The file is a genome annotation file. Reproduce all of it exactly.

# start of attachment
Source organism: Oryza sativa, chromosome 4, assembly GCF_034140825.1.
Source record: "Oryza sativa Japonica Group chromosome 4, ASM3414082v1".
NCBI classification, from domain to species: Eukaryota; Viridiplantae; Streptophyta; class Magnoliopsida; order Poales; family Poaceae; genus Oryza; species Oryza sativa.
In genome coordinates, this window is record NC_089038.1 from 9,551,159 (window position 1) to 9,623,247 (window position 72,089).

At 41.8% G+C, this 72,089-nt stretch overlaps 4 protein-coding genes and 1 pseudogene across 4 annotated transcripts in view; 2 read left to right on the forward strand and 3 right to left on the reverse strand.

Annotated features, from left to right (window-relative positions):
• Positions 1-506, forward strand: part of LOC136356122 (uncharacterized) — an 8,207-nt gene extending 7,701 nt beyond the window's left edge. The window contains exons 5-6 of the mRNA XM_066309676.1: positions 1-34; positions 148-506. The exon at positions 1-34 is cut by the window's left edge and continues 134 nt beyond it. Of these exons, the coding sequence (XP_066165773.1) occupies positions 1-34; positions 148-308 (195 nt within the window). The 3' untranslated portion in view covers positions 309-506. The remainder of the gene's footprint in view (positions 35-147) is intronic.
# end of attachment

Source organism: Oryza sativa, chromosome 4, assembly GCF_034140825.1.
Source record: "Oryza sativa Japonica Group chromosome 4, ASM3414082v1".
NCBI classification, from domain to species: Eukaryota; Viridiplantae; Streptophyta; class Magnoliopsida; order Poales; family Poaceae; genus Oryza; species Oryza sativa.
In genome coordinates, this window is record NC_089038.1 from 9,551,159 (window position 1) to 9,623,247 (window position 72,089).

At 41.8% G+C, this 72,089-nt stretch overlaps 4 protein-coding genes and 1 pseudogene across 4 annotated transcripts in view; 2 read left to right on the forward strand and 3 right to left on the reverse strand.

Annotated features, from left to right (window-relative positions):
• Positions 1-506, forward strand: part of LOC136356122 (uncharacterized) — an 8,207-nt gene extending 7,701 nt beyond the window's left edge. The window contains exons 5-6 of the mRNA XM_066309676.1: positions 1-34; positions 148-506. The exon at positions 1-34 is cut by the window's left edge and continues 134 nt beyond it. Of these exons, the coding sequence (XP_066165773.1) occupies positions 1-34; positions 148-308 (195 nt within the window). The 3' untranslated portion in view covers positions 309-506. The remainder of the gene's footprint in view (positions 35-147) is intronic.